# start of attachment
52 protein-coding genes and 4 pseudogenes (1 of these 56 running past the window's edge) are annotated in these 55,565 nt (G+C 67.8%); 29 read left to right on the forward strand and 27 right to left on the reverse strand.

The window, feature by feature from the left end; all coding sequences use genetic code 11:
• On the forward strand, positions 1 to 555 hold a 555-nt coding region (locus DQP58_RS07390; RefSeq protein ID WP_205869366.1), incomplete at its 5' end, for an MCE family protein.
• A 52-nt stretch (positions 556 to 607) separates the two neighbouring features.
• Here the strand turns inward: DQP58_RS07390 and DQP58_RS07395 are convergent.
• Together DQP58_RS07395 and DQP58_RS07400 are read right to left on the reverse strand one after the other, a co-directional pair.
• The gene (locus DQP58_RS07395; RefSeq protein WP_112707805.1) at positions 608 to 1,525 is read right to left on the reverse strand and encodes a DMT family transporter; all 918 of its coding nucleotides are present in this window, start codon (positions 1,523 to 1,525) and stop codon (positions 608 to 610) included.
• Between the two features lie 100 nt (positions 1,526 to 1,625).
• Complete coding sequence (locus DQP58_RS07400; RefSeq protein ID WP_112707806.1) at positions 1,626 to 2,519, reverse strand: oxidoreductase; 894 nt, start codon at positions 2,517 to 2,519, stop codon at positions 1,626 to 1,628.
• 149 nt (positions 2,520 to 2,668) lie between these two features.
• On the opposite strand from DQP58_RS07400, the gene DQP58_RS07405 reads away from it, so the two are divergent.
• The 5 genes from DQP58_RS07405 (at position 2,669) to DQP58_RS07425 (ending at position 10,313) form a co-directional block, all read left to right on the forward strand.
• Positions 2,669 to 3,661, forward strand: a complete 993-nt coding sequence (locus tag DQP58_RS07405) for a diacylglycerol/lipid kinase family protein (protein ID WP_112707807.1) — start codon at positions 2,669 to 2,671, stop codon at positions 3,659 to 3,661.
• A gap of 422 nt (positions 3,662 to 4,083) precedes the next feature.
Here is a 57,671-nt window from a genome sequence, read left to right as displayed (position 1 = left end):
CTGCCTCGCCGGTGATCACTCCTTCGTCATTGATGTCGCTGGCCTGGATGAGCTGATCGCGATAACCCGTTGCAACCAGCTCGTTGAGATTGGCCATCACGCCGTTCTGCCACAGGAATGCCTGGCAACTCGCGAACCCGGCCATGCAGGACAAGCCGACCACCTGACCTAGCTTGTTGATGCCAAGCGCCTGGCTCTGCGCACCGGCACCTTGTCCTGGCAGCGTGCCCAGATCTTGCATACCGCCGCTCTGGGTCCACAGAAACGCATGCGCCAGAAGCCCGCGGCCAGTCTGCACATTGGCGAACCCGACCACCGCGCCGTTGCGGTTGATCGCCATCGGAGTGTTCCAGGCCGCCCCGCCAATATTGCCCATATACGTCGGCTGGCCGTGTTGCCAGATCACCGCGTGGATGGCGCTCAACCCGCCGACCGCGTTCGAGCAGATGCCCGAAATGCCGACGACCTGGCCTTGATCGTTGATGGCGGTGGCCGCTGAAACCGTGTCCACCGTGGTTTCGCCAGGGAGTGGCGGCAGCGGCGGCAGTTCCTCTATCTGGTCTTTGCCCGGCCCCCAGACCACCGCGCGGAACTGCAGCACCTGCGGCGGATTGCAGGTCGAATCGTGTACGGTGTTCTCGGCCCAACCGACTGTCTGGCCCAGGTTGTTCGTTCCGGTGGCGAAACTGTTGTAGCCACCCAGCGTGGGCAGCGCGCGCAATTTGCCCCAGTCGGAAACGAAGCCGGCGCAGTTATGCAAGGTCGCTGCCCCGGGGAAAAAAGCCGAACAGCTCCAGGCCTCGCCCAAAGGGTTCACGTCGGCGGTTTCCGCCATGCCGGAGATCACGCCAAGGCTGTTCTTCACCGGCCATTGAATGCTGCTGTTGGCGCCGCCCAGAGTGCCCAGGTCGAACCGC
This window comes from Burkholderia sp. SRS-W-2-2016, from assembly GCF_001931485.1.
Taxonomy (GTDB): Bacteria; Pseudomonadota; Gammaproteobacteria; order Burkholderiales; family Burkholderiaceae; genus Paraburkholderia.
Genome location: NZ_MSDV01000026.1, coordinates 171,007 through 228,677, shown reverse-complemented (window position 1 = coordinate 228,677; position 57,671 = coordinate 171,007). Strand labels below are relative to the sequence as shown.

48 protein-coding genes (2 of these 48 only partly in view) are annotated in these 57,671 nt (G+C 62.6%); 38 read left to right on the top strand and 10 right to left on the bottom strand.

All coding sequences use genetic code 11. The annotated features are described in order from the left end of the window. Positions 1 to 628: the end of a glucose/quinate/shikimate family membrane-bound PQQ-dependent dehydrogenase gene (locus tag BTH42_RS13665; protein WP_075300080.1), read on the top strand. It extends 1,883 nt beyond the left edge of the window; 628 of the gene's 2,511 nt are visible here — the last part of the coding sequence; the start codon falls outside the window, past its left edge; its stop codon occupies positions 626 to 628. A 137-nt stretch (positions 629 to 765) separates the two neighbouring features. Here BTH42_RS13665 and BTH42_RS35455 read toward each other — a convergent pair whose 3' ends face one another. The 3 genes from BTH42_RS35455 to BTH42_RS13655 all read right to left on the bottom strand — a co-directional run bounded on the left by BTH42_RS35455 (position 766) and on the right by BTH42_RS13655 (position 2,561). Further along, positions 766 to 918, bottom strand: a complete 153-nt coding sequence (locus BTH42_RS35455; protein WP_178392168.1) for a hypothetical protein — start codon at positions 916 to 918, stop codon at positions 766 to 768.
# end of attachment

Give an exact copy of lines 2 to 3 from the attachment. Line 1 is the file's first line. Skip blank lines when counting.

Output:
The window, feature by feature from the left end; all coding sequences use genetic code 11:
• On the forward strand, positions 1 to 555 hold a 555-nt coding region (locus DQP58_RS07390; RefSeq protein ID WP_205869366.1), incomplete at its 5' end, for an MCE family protein.